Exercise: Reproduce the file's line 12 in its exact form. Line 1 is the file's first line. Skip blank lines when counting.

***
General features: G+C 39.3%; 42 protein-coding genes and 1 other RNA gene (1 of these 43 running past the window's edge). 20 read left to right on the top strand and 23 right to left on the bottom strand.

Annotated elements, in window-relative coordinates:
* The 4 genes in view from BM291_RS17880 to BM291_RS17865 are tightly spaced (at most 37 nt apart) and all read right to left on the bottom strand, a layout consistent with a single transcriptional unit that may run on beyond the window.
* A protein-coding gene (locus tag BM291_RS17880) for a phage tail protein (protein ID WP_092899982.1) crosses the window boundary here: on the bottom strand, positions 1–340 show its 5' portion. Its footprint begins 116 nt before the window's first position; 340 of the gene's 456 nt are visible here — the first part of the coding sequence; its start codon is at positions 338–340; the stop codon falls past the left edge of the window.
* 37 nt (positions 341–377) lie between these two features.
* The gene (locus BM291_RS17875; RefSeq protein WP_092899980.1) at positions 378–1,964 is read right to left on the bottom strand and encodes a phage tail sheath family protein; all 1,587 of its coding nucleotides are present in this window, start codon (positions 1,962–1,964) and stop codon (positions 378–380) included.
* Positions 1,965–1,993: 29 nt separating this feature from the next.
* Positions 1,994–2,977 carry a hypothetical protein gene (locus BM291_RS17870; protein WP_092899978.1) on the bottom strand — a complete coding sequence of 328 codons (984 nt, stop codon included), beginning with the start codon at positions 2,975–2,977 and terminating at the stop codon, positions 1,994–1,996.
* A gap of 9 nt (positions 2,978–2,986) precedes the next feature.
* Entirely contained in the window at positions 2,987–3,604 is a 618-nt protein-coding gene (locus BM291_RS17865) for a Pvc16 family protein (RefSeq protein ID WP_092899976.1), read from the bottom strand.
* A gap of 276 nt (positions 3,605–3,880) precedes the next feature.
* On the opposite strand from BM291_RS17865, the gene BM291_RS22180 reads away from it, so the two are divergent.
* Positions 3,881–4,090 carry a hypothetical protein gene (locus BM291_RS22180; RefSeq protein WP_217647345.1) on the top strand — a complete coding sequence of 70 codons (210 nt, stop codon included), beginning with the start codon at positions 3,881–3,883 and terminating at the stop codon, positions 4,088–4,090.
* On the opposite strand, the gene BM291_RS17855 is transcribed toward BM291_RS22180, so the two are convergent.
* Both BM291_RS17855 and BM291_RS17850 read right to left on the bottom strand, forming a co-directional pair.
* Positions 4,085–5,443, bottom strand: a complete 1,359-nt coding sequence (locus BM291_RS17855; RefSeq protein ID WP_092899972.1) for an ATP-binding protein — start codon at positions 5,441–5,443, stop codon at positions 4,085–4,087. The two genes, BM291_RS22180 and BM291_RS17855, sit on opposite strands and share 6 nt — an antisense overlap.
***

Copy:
* On the opposite strand from BM291_RS17865, the gene BM291_RS22180 reads away from it, so the two are divergent.